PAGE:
Auxillary methods

These include laboratory examinations and neuroimaging; occasionally electrophysiological investigations such as electroencephalography may be needed. Laboratory examinations may help to differentiate acute confusion (delirium) from dementia, and also to exclude or reveal other causes of dementia such as metabolic, endocrine, or toxic disorders. One should not forget that PD patients with mental dysfunction are usually elderly people—they are also prone to other causes of dementia which can affect the elderly population at large. Therefore, a basic laboratory screening should be performed in PD patients who develop mental dysfunction, including hae- matological, biochemical, and urine tests. The array of laboratory examinations can be limited or expanded based on the clinical presentation. In typical cases with an insidious onset and slow progression, laboratory examinations may still be helpful to exclude concomitant diseases such as diabetes.

In a patient with established, long-standing PD who then develops symptoms of dementia with a clinical presentation typical for PD-D, renewed structural imaging may not be necessary. There is no single pattern of atrophy in computed tomography or magnetic resonance imaging (MRI) scans that would help to diagnose dementia in individual patients; nevertheless imaging may help to exclude an alternative diagnosis. Findings in structural and functional imaging are described in detail in Chapter 10, whereas those relevant for diagnosis are summarized here.

In structural imaging with MRI there is a four-fold increased rate of whole-brain atrophy and also more cortical atrophy in PD-D compared with PD without dementia and controls [22]. In general, medial temporal lobe atrophy including the hippocampus and parahippocampal gyrus is more severe in AD patients, with more severe atrophy of the thalamus and parieto-occipital lobes in patients with PD-D [23].

Functional imaging will rarely be required for routine diagnosis. Cerebral blood flow studies as assessed using single photon emission computed tomography (SPECT), often demonstrate frontal hypoperfusion or bilateral temporo-parietal deficits in PD-D patients [24]. Perfusion deficits in the precuneus and inferior lateral parietal regions, areas associated with visual processing, have also been described in PD-D compared with AD, where perfusion deficits are found in a more anterior and inferior location [25]. Reduced metabolism in temporo-parietal regions of patients with PD-D compared with PD is also observed in 18F-fluorodeoxyglucose positron emission tomography (18F-FDG-PET) studies [26], both PD-D and DLB patients demonstrating similar patterns of decreased metabolism in bilateral inferior and medial frontal lobes and the right parietal lobe [27].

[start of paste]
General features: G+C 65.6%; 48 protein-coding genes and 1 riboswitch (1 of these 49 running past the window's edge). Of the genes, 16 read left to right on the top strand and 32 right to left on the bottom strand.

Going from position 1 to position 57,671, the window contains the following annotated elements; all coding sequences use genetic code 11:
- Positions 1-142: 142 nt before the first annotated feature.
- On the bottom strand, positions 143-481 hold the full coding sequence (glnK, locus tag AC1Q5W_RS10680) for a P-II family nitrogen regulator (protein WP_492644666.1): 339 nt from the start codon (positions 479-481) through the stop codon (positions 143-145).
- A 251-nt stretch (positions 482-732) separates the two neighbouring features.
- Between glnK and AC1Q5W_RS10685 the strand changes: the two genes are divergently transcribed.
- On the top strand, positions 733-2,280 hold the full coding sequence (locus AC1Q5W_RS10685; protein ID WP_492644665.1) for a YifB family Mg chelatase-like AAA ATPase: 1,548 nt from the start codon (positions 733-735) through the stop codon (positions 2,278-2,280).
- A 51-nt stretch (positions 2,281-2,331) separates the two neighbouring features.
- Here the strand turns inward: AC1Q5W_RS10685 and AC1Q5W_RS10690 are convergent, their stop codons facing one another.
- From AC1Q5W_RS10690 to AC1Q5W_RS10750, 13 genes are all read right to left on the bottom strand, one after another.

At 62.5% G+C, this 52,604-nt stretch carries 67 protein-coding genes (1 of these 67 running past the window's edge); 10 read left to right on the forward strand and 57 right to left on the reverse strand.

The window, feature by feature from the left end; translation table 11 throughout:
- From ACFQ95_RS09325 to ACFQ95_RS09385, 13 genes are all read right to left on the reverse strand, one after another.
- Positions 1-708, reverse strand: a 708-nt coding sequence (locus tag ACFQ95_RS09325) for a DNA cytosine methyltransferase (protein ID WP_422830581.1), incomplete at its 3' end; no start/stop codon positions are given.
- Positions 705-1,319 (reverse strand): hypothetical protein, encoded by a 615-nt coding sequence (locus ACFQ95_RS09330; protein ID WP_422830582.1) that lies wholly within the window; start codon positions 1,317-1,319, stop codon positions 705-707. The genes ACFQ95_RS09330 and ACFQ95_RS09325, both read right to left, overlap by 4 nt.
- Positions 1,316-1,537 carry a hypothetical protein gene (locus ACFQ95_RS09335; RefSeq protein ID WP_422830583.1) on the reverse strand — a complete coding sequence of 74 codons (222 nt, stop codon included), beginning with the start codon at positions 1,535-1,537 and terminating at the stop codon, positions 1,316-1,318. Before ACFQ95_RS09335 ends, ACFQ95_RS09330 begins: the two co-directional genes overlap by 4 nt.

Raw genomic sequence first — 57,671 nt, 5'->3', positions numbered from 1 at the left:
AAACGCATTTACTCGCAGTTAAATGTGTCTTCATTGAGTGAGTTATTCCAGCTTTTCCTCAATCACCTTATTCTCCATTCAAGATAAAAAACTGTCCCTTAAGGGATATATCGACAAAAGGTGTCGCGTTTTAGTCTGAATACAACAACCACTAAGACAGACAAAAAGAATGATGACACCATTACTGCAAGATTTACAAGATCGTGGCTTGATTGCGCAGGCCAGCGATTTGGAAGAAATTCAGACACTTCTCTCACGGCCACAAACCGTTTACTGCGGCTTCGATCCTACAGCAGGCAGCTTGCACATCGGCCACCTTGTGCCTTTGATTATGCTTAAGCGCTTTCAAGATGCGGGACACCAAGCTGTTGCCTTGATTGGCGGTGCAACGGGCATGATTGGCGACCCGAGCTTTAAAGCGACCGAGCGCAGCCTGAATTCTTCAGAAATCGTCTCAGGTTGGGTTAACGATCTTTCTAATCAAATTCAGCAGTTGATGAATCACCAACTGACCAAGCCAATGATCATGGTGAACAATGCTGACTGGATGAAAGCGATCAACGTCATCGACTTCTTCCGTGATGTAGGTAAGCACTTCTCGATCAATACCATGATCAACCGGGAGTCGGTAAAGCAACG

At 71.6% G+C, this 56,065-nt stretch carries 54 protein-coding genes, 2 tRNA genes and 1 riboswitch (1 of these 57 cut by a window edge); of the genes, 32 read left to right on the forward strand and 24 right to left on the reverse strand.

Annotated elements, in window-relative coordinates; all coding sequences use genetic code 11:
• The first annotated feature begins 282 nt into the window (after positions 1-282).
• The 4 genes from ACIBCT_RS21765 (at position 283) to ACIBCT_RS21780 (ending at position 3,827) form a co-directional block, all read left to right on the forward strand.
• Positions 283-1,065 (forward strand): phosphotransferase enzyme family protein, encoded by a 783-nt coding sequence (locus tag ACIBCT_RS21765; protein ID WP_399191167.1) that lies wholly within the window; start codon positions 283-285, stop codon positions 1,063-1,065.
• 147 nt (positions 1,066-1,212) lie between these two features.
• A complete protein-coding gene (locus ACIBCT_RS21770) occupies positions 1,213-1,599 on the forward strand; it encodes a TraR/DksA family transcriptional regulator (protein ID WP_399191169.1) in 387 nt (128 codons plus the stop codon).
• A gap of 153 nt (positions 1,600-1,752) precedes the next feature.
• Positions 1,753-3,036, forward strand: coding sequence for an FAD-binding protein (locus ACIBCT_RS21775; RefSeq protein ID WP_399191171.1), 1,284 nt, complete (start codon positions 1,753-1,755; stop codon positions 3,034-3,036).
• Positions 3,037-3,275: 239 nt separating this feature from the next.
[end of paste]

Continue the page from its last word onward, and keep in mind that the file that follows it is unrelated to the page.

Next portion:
2p-Carbomethoxy-3p-(4-iodophenyl)-N-(3-fluoropropyl)-N-nortropane (FP-CIT) SPECT demonstrates the integrity of nigrostriatal dopaminergic pre-synaptic terminals and can help to differentiate Lewy body-related dementias from AD with extrapyramidal features, for example due to neuroleptic use. Significant reductions were found in [123I]-FP-CIT binding in the caudate, anterior, and posterior putamen in subjects with DLB and PD-D compared with those with AD and controls, the greatest loss in all three areas being seen in patients with PD-D [28].

Another imaging method which can differentiate Lewy body-related dementias from other disorders such as AD is metaiodobenzylguanidine (MIBG)-SPECT. [123I]-MIBG is an analogue of noradrenaline, and its imaging with SPECT can be used to quantify post-ganglionic sympathetic cardiac innervation. The heart to mediastinum (H:M) ratio is lower in PD and DLB, but normal in patients with AD [29, 30].

Finally, another method, still in its infancy with regard to routine diagnosis, is imaging of specific protein depositions in the brain. Imaging of a-synuclein has not yet been achieved in humans, but amyloid burden can be quantified using substances binding to amyloid-beta. In PET studies with the Pittsburgh compound B (PIB), mean cortical levels of amyloid were increased two-fold in AD [31] and by 60% in DLB [32]. In PD-D the mean cortical amyloid load was not significantly elevated, although 20% of individuals showed an AD pattern of increased PIB uptake [33]. Once established with reliable cut-off values, quantitative assessment of amyloid versus a-synuclein burden may help in differential diagnosis.

There are as yet no blood or cerebrospinal fluid (CSF) biomarkers to diagnose PD-D. CSF levels of a-synuclein may help to diagnose PD, with no further value to diagnose PD-D [34]. CSF levels of amyloid-beta and tau proteins, which are helpful for diagnosing AD, have been suggested to predict dementia in PD [35, 36]; they may also help to differentiate PD from DLB and AD [37], but this assertion needs further confirmation (see Chapter 11).

 
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